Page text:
Investment subsidies, in contrast, are paid immediately and therefore serve as a substitute for employment subsidies. This argument, however, has the weakness that it does not explain why the government should not pay out labour subsidies immediately as well, based on future employment as announced by the firms, and raise taxes later in case the firm does not fulfill its employment obligations.
In what follows, we develop a model which gives a different explanation. In this model, union-firm bargaining distorts both employment and investment decisions and leads to an inefficiently low number of active firms. To correct these distortions, the government may use investment and employment subsidies. Our key result is that investment subsidies strictly dominate employment subsidies in this framework.

A Model to Explain the Investment Subsidy Puzzle

In this section, we develop a model which will be used to provide an explanation for the investment subsidy puzzle. We proceed as follows. In 4.1., the basic structure of the model is presented. In 4.2., we discuss the benchmark case of a competitive labour market. In 4.3., we derive the equilibrium with union-firm bargaining.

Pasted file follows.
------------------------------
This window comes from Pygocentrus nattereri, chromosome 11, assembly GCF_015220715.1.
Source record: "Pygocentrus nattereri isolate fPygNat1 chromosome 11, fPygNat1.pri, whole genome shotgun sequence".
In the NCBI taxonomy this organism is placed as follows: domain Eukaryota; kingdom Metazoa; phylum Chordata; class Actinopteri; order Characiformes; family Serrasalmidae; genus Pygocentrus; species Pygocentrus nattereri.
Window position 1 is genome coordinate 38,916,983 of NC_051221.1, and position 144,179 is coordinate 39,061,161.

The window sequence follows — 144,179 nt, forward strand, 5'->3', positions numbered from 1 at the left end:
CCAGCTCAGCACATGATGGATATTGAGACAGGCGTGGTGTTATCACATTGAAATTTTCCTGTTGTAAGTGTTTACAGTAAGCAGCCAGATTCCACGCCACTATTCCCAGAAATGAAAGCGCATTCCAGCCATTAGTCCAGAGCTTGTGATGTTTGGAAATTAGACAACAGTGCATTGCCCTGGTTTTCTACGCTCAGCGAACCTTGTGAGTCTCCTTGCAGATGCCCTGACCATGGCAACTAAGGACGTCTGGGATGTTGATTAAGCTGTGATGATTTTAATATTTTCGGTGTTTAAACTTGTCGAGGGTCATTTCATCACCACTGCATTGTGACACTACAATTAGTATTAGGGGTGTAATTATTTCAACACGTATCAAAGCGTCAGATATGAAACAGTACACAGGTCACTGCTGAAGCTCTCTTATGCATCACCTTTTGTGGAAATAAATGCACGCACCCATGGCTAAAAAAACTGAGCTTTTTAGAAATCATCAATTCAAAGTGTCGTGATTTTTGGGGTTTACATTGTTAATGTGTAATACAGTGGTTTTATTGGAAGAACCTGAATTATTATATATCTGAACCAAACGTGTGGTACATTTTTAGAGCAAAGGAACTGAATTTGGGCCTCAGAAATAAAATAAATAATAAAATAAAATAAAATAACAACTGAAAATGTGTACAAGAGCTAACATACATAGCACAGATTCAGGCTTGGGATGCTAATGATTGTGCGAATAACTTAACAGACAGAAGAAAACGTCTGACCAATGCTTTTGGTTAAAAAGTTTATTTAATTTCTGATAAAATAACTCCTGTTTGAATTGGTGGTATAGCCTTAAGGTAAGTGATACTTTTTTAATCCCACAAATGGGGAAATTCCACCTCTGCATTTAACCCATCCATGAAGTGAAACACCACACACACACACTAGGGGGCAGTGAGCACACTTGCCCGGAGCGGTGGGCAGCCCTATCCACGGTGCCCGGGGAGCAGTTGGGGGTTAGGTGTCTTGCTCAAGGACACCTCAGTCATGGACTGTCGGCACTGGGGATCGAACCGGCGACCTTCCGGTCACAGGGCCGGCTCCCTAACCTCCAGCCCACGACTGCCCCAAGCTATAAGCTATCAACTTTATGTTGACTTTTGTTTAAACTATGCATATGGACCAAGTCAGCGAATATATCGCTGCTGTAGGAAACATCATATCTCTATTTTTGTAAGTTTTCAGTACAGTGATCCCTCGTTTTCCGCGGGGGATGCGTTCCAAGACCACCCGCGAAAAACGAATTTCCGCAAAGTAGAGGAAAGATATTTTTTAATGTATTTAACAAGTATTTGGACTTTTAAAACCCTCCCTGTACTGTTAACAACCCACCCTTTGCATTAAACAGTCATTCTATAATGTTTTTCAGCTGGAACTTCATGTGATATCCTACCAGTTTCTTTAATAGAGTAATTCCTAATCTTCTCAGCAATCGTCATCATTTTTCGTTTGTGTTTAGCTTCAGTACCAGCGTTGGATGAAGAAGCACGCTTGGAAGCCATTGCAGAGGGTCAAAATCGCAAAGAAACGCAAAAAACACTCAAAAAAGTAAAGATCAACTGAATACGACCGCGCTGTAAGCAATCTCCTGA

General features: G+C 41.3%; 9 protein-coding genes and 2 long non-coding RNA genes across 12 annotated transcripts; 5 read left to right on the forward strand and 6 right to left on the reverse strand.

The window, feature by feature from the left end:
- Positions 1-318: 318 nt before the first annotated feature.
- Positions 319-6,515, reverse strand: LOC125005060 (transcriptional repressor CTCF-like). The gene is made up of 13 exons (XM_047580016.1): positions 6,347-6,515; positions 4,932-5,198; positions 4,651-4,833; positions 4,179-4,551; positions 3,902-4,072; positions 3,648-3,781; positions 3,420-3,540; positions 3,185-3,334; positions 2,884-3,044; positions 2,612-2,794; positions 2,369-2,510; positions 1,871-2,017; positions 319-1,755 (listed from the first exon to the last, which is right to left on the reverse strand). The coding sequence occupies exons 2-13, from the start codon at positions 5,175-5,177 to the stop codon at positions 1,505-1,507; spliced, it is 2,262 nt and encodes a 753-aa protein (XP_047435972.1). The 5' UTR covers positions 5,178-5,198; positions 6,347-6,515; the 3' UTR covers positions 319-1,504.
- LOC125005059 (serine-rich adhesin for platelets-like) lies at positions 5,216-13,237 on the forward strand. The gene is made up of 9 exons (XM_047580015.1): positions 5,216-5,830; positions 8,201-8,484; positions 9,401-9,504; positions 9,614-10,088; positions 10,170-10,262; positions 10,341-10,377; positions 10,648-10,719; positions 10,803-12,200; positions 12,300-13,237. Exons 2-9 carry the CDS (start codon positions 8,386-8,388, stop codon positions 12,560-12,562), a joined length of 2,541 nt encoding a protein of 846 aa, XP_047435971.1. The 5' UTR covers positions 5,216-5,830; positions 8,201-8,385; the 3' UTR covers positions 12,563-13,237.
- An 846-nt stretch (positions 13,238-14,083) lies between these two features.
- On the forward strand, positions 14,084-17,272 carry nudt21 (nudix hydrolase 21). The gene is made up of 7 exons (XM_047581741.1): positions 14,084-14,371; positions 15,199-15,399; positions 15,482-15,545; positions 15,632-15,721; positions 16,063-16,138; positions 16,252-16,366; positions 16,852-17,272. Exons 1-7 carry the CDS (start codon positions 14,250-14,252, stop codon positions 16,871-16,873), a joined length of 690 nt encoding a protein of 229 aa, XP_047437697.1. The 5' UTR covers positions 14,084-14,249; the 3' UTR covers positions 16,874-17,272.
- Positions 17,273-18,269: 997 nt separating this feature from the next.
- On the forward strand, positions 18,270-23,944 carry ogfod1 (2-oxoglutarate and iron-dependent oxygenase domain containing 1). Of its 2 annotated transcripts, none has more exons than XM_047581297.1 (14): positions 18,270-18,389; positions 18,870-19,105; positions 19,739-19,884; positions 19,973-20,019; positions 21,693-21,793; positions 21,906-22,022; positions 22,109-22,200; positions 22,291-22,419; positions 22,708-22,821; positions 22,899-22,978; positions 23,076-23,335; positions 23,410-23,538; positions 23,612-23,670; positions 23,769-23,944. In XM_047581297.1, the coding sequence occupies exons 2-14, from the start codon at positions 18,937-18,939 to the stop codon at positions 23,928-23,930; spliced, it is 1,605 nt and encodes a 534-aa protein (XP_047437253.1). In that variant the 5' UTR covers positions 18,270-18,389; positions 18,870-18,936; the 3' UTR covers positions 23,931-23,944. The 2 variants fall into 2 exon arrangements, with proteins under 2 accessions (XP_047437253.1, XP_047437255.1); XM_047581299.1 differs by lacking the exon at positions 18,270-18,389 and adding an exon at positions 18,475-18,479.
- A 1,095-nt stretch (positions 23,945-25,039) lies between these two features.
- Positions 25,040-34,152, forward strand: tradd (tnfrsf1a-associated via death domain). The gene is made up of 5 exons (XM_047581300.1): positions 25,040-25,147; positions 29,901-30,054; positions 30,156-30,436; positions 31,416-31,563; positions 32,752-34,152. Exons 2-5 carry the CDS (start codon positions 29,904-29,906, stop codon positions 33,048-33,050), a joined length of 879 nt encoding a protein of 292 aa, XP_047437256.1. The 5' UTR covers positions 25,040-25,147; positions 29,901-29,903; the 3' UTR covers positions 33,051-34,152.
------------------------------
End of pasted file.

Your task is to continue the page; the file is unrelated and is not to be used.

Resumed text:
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The Basic Structure of the Model

There are two groups of agents in the economy: entrepreneurs and workers. Each entrepreneur owns a firm which produces a homogenous numeraire good. The output of firm i is

where Ki and Li are capital and labour employed by firm i. Y is a strictly concave production
function satisfying the standard neoclassical properties. Y(K;L) is common to all firms whereas denotes a firm-specific random output shock; z is a positive parameter. For the economy as a whole, |i is assumed to be uniformly distributed with support [0;1]. For analytical convenience, we normalize the number of entrepreneurs and firms to unity.

Each entrepreneur is endowed with K0 units of capital. This endowment may be used either for investment in the firm or for investment in a foreign capital market where it yields the riskless exogenous interest rate r. The entrepreneurs are assumed to be risk-neutral to rule out potential effects of risk-aversion on investment behaviour. In addition, we asssume that K0 is always large enough to finance investment in the firm. While this assumption is not critical for our results, it simplifies the analysis by ruling out problems arising from the potential bankruptcy of firms.

Investment, employment and production decisions in this model are not taken simultaneously but in a sequence of three stages. At the first stage, the firms choose the optimal level of investment. At the time of this decision, is unknown. As firms are ex ante identical, all firms choose the same capital stock, which will be denoted by (K). At the second stage, the labour market transactions take place. At this time, is still unknown. The number of workers (L) and the wage rate (w) will therefore also be the same for all firms. Note that this particular timing of decisions, where labour market contracts are made after investment decisions have been taken, follows the sequence in the seminal paper of Grout (1984).